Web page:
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Yoga for All: How to Start Teaching Accessible Yoga Today


Accessible yoga breaks down barriers to entry for new practitioners and creates an inclusive environment for yogis of all backgrounds and capabilities. It creates space for real bodies, empowering yogis to attain the best versions of themselves—rather than an idealized yoga model.

To better define accessible yoga, let’s evaluate what can make yoga inaccessible

Prioritizing complex movements. The goal of yoga should be to clear your head—not stand on it. Advanced techniques can be daunting to newcomers and those with different body shapes and sizes. Starting with simplified forms of more complex poses and progressively sequencing to the final form builds a flow that everyone can partake in.

An all-or-nothing approach. Many yoga classes that advertise “modifications” often encourage practitioners to revert to downward dog or child’s pose if they cannot perform an advanced pose. This deprives the yogi of a pose’s physical benefits and can make them feel inadequate. Incorporating physical aids like chairs and demonstrating alternative movements can allow novice or physically disabled yogis to stretch the same muscles as their more experienced classmates.

Images that send the wrong message. A crowded classroom full of homogenous practitioners who all resemble Lululemon models hinders an inclusive environment. Newcomers will not only feel more secure and confident in a smaller class, but one that reflects diversity and promotes body positivity.

Logistics. Not everyone lives near a yoga studio, and many people may find it difficult to attend an in-person class. Offering remote classes, such as through Flowell’s online studio, removes logistical barriers to accessibility.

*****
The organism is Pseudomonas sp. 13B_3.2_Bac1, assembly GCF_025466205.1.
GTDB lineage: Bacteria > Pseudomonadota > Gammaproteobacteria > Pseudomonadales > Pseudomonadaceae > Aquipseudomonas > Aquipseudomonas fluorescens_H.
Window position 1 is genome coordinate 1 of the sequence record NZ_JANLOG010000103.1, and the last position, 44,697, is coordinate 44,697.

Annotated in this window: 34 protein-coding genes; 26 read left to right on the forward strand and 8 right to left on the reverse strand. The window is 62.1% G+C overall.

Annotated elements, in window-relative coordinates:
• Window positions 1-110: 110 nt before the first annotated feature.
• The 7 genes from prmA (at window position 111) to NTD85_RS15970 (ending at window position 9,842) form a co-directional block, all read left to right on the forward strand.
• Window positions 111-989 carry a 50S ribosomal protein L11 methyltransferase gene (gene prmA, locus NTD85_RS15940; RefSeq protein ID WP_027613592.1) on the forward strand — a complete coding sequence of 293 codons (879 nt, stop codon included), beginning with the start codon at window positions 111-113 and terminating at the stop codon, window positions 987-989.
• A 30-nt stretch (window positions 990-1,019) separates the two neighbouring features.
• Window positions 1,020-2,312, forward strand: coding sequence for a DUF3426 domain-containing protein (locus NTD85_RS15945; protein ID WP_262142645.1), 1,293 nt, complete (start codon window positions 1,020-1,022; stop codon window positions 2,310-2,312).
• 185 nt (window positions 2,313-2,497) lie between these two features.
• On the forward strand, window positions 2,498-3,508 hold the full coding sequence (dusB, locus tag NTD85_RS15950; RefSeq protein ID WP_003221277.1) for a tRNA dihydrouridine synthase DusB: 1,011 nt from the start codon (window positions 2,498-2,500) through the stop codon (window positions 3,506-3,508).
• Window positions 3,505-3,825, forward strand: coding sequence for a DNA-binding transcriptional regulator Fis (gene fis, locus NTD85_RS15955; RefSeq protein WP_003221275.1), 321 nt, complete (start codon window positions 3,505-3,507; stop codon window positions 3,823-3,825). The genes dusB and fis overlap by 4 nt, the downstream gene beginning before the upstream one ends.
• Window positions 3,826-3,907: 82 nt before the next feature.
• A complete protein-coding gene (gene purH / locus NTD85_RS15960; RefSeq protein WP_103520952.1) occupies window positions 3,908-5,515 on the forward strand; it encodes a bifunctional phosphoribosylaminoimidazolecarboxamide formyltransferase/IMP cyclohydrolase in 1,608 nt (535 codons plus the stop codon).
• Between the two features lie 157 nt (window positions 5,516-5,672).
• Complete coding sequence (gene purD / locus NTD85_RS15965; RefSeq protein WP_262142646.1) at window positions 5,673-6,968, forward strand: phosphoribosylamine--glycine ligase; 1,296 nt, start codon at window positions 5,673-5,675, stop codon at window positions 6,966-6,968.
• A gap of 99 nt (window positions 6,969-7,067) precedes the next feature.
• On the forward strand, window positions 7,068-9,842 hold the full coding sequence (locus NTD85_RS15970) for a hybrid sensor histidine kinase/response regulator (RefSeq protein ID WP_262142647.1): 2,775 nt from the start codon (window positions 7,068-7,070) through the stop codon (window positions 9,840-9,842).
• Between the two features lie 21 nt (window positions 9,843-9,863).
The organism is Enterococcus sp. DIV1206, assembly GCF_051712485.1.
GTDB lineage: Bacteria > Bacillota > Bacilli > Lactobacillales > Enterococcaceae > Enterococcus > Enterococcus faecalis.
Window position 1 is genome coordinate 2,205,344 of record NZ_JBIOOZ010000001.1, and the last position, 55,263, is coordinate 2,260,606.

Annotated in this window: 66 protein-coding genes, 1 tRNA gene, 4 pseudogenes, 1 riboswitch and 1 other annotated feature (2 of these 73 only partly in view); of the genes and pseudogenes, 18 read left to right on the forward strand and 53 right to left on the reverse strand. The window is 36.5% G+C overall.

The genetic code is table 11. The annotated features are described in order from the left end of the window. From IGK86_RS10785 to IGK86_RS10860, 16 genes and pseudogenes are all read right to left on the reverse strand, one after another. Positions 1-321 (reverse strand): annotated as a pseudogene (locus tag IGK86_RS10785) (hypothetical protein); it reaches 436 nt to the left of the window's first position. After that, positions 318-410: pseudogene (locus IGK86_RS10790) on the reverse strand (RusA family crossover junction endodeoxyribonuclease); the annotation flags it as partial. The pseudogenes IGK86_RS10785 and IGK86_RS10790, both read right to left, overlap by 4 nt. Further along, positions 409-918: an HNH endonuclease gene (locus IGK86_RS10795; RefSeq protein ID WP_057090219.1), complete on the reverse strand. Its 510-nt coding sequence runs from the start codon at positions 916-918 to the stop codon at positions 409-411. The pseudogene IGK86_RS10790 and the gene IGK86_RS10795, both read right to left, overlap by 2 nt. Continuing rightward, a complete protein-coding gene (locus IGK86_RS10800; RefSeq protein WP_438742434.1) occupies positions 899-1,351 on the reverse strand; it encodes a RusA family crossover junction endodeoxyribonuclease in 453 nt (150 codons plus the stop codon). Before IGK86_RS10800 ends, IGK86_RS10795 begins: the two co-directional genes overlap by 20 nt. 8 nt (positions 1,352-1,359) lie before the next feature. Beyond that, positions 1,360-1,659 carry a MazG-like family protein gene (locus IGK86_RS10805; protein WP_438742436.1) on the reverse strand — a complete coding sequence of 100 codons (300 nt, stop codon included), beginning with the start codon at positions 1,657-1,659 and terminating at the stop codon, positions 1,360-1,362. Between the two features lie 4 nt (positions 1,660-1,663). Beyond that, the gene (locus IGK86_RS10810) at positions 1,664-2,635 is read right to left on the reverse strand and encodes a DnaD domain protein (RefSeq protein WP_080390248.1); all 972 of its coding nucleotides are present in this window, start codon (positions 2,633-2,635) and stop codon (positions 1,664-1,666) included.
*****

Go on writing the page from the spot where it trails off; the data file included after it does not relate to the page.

Yoga is for everybody.

It is a highly personal practice, with each yogi pursuing their own goals. Your class may include people with injuries, older folks, or people looking to relieve stress. Each of these individuals deserves to achieve their goals.

Students of all skill levels should leave your classes feeling simultaneously relaxed and empowered. When you increase accessibility, you give each yogi the tools they need to both meet their goals and progress as they continue to build upon their practice. People shouldn’t feel like they have to bend over backwards to achieve mind-body harmony.


Creating an accessible yoga practice not only helps your students—it helps you, too!

Do you have a specialization, such as working with individuals who have injuries or pain? Leveraging your unique skills can help you find new demographics of students whose goals match your specialty. According to 2017 CDC data, only 14.3% of Americans practice yoga—meaning most of the population is an untapped market of potential students, many of whom have needs they may not know could be addressed through yoga.

Or perhaps your identity is underrepresented in yoga. New students may prefer instructors who look like them, and your shared background may help you better understand their needs.

Making yoga more accessible for your students brings better retention and longer-term commitment, yielding more progress. Your students will feel more empowered and eager to continue their journey in this inclusive space, allowing them to reach their fullest potential.


Flowell can help pair you with students who match your specialization and provide you with the interface to both teach and give your students personalized feedback. It doesn’t matter if you’re in Miami and your student is in rural Oregon—we’ll connect you and give you the tools you need to create an accessible, inclusive practice for all.

Comments (2)

monse lotecki

agreed!! there is a lot of elitism in western yoga. one of the many reasons I refuse to teach headstands. lots of other safer inversions for us tech-neck yogis.

Michael Sheehan

Access to yoga and wellness is key for uplifting the underrepresented people who equally benefit from an inclusive and personalized yoga experience! Well written and relatable!

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